Dead Malls

This NYT profile of the current state of the Mall of America traffics in exoticism almost as much as a piece by a foreign correspondent would, but the key bit was a link to a nifty web site called Dead Malls, which rather obviously catalogues malls throughout the country that have ceased operations. This could serve well as a list of fun places to sneak/break into and photograph.

7 thoughts on “Dead Malls”

  1. “fun places to sneak/break into and photograph.”

    Or fight zombies.

    Silly article, but the exoticism is partly warranted, I think. I culture shock badly when I go to a NA mall after having been in Japan for a while.

  2. I’m going to the Philippines for the second time in about a month, where it’s even weirder. The malls there look exactly like they could be anywhere in America and it really nails home the postcolonialism.

  3. In the Philippines do they have mall food like the 3850 calorie appetizer or the 1450 calorie coffee?

  4. In some of the malls they pretty much have the same EVERYTHING. A Manila mall food court is the only place outside the US where I ever saw a Taco Bell.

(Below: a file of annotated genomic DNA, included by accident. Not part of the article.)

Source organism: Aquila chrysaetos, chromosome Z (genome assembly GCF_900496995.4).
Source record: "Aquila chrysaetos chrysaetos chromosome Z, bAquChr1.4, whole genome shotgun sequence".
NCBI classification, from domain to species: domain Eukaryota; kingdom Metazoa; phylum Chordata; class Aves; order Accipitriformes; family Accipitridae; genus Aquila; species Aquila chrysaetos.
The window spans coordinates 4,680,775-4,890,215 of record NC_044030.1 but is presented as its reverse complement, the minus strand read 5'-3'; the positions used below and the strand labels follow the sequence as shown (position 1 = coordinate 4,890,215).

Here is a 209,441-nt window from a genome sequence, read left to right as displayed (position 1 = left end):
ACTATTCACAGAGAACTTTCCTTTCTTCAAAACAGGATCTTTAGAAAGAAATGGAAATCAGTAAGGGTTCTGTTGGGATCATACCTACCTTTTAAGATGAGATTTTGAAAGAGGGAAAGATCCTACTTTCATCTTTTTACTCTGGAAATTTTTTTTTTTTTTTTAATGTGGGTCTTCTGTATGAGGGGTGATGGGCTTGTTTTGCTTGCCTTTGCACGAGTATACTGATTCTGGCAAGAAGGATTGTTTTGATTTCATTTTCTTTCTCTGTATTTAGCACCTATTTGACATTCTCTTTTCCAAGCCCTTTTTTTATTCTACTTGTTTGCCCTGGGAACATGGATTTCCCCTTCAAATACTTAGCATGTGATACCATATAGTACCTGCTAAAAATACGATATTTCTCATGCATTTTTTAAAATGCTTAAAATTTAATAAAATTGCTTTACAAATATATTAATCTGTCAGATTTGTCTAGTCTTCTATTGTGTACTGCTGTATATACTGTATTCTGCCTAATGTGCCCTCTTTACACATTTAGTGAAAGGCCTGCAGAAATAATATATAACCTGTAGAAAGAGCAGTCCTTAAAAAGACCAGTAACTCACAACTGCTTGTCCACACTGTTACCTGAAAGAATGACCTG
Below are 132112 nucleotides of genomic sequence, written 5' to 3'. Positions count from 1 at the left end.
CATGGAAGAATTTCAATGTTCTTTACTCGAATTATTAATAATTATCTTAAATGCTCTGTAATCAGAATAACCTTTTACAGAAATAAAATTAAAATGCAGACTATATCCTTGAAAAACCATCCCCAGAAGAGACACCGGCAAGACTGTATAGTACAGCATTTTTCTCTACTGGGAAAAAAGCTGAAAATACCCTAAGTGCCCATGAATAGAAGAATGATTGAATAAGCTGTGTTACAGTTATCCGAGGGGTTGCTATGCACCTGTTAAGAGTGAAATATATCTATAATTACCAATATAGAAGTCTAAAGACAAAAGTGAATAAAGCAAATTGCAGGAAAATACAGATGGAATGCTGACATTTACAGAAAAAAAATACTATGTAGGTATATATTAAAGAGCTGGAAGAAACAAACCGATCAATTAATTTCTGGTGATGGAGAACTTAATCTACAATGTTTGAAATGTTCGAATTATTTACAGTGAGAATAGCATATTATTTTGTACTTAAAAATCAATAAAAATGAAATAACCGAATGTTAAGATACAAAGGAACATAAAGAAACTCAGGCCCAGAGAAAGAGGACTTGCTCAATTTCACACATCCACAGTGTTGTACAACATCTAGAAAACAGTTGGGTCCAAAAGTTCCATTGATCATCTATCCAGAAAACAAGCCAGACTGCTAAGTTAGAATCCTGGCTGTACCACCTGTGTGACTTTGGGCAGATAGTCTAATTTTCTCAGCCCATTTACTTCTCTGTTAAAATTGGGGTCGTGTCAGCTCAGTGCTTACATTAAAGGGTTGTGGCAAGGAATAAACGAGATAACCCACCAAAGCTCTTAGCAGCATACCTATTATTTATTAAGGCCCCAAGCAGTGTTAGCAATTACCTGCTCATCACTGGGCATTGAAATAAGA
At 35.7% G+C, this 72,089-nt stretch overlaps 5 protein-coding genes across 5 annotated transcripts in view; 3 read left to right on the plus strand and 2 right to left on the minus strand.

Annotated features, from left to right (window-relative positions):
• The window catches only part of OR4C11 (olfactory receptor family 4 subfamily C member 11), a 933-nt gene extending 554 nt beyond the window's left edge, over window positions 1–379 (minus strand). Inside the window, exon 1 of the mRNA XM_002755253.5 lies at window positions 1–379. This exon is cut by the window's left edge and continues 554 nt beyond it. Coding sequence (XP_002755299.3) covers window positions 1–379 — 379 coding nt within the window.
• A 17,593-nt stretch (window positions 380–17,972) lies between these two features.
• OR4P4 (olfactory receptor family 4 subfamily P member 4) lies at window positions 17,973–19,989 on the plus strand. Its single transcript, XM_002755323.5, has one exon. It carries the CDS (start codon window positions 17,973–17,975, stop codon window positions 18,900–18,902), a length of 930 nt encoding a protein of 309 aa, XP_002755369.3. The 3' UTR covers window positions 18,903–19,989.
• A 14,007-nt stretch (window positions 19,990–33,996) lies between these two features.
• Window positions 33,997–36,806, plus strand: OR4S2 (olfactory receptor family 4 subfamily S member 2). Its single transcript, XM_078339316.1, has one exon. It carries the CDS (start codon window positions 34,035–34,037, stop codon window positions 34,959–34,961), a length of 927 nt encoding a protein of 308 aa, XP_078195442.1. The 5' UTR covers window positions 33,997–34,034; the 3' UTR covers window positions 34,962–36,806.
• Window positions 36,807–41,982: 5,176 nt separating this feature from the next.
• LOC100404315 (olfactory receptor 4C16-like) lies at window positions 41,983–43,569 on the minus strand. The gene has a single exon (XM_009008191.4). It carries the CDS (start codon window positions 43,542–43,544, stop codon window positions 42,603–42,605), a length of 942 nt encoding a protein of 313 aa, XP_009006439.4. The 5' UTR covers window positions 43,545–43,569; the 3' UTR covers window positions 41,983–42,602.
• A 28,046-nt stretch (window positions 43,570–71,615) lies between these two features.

5. Thanks for the cool note! does not condone or warrant its readers to “break into” dead malls to take pictures! …. but if you do, send them along! 🙂

  6. I’ve seen Dead Malls before – some really creepy stuff. Reminds me of that site about Japanese dead buildings, the name of which escapes me for the moment. The NYT article is interesting, and at least has a wider ‘comments’ base that many articles about Japan. I have been to the Mall of America (though there is a bigger one in Canada,in Edmonton), and found it to be insanely massive, though if you removed the clothing shops that make up half the tenants, there’s not much there that is actually of interest. I have noticed more newer Japanese places emulating American malls – Aeon in particular has some places that are just like US malls, such as a massive one in Kumamoto. It is also more common to see the outdoor type, where shops ring a carpark, like in the US.

    Haven’t seen too many zombies in malls here, but have felt like one at times, following my wife from store to store….

  7. There’s several sites, and some good photography books, on Japanese abandoned buildings. (the keyword is 廃墟 in case you couldn’t think of it)

    Someday I’d like to go visit more of them.

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